From mysticism to Dar’ul Islam

First arriving in Java through visiting coastal traders from India in the fourteenth century, Islam was incorporated by the courts over the next two centuries. Whereas historians record a peaceful acceptance of Islam, informants in the villages say that the religion was introduced to the Sundanese with the conversion of Prabu Kian Santang, the son of Prabu Siliwangi who ruled the kingdom of Pajajaran. Having journeyed to Arabia where he was converted and trained in the art of Muslim fighting magic, Prabu Kian Santang returned to defeat his father’s tiger magic, whereupon his father’s retreat to Pameugpeuk created the geographical features of the Priangan mountains. While many villagers profess knowledge of tiger magic handed down to them, most now have either suppressed or redirected this knowledge to conform with their interpretation of Islam.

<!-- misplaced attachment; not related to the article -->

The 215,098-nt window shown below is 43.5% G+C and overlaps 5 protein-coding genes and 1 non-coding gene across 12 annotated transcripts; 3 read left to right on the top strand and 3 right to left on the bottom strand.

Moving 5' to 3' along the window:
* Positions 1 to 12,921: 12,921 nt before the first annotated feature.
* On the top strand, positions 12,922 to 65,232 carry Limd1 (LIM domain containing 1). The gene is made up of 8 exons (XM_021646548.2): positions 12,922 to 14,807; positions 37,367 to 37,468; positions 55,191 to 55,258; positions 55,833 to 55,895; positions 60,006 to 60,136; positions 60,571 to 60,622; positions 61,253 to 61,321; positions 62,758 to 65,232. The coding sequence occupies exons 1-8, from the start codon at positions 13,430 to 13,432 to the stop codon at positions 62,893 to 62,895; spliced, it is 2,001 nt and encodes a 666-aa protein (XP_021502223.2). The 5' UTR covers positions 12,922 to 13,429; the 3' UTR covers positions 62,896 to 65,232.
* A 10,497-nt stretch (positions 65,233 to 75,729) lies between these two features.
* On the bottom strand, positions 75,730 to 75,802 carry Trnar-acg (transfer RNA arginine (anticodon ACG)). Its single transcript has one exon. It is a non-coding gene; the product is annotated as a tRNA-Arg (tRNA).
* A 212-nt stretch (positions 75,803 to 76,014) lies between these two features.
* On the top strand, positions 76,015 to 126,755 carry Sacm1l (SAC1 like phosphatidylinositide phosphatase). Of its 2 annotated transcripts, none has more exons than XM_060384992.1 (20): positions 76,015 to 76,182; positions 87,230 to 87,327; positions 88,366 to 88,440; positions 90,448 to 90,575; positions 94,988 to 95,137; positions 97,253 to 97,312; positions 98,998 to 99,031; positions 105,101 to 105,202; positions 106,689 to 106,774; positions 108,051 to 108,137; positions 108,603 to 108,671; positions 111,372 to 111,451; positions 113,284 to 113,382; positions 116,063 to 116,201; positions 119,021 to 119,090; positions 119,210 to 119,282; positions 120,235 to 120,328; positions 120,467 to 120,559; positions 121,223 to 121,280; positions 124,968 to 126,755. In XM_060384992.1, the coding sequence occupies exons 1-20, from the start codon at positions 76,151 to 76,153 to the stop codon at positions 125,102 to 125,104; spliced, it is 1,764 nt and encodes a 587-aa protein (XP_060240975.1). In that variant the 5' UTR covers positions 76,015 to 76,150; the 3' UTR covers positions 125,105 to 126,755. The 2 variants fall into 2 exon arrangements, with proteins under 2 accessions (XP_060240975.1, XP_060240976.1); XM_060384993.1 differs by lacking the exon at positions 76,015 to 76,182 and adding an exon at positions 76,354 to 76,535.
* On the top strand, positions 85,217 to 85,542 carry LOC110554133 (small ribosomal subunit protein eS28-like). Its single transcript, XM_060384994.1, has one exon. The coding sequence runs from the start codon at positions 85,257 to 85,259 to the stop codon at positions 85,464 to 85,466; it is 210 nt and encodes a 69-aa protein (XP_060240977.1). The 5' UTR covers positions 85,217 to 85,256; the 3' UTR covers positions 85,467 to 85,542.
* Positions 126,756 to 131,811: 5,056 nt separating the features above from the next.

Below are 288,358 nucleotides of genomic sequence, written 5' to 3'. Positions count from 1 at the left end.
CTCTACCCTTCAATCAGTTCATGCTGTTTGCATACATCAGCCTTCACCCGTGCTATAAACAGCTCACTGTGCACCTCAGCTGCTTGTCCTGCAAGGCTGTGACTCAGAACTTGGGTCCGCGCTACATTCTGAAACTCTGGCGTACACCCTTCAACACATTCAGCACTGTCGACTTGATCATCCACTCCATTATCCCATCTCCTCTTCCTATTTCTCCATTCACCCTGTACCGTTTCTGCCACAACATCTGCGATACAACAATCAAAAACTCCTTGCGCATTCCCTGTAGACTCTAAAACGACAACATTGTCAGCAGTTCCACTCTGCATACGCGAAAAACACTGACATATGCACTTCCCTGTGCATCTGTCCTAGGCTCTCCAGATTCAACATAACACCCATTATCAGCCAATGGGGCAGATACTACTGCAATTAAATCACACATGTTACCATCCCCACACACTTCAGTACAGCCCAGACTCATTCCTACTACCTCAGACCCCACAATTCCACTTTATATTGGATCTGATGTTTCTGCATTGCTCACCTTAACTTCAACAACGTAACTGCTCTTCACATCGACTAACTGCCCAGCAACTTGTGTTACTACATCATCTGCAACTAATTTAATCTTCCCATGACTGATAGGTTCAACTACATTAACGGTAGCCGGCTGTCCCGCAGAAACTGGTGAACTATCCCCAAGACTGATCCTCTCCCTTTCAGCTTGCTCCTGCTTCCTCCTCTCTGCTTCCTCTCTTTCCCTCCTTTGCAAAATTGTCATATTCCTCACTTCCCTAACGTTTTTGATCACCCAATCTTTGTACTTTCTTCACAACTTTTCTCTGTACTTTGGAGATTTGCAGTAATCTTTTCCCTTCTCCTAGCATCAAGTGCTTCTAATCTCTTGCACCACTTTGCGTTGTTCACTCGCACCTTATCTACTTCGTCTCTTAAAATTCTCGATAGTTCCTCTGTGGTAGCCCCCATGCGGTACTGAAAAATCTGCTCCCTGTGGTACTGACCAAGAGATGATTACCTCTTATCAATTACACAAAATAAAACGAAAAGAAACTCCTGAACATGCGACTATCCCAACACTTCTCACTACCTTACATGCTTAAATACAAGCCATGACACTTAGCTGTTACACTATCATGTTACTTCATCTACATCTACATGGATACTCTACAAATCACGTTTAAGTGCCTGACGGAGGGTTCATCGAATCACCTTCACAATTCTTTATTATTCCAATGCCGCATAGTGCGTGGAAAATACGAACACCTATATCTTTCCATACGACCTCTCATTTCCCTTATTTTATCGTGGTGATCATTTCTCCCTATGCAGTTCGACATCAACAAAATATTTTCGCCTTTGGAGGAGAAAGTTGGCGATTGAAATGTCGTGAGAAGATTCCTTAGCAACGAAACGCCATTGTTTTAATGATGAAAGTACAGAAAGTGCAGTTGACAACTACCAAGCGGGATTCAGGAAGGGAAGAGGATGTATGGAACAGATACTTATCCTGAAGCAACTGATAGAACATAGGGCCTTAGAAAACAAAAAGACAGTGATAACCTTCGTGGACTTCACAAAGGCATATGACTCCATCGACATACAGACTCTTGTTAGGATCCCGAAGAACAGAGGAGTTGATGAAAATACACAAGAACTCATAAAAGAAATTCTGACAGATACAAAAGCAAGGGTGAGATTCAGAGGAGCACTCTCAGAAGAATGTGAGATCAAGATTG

During the nineteenth century, in response to the expansion and subsequent colonisation by the Dutch, Indonesian Islam began to crystallise into an anti-colonial movement through the agency of the pilgrimage to Mecca, the pesantren (Muslim boarding school), the tarekat (mystical Muslim brotherhoods) and the internal market system. If religion had once been central to the values of kingship, colonialism produced a bifurcated system which separated religion from the colonial bureaucracy. As the priyayi (court officials) were successfully absorbed into the bureaucracy, the rural elite united forces through the pesantren and tarekat which were becoming progressively anti-European and anti-priyayi. The tarekat, in particular, were propagating the coming of the Messiah and the inevitability of Holy War (McVey 1983; Carey 1979; C. Geertz 1971).

With the Japanese occupation of Indonesia in World War II, only one Islamic party, Masyumi, was permitted to operate. The Japanese trained the specialised Muslim fighting unit, Hizbu’llah (Allah’s Army) which would have a role to play in Dar’ul Islam (‘the abode/domain of Islam’ and would re-invigorate the Muslim ideal of an Islamic State (for fuller accounts of this period, see Nakamura 1996; Van Djik 1981; Horikoshi 1975; Van Niewenhuijze 1958). The Japanese occupation also brought extreme hardship bordering on starvation to the villagers in Cipayun.